Die Stromschnellen von St Marie (The Rapids Of St Mary), Frank Buchser, 1868
By kind permission of the Kunsthaus Art Gallery, Zurich, Switzerland
This website was created by teacher Peter White for the Algoma District School Board
In 1846 Sault Ste. Marie was a tiny settlement. There were no hotels or banks and one of the only stores was run by Henry Schoolcraft's brother James.
And since there were no banks, James Schoolcraft also made loans of money to people in the community. One of the people who borrowed money from James Schoolcraft was John Tanner.
In his paper, "Return to "civilization": John Tanner's Troubled Years at Sault Ste. Marie," John Fierst describes how this situation made life more difficult for John Tanner.
Henry Schoolcraft, James' older brother, hired John Tanner as an interpreter between English and Anishnaabe speakers.
When Henry paid John for being an Interpreter, instead of giving him money he would give him vouchers that could only be used in his brother's store rather than money that Tanner could spend anywhere.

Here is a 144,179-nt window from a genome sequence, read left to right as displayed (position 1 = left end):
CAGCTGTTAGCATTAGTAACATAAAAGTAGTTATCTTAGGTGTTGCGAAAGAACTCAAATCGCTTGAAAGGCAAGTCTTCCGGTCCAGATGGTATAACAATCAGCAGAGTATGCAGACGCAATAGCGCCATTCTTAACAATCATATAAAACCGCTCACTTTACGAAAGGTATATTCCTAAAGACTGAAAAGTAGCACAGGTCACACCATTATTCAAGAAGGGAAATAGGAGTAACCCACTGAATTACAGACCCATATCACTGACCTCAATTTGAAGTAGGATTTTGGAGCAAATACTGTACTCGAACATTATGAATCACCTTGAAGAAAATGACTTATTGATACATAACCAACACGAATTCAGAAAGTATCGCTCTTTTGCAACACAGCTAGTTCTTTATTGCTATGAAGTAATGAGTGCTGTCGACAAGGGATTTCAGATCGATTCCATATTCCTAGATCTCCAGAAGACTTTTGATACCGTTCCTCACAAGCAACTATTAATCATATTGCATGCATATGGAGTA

Then, when John bought things at James' store he would be charged more than anyone else in order to pay back the old loan.
John Tanner believed this was unfair and that he was being taken advantage of. What do you think?
Sault Ste Marie from the canal on the American side c 1860 John Herbert Caddy, Peter Winkworth Collection of Canadiana, 2002 Acquisition, National Library and Archives, C-150747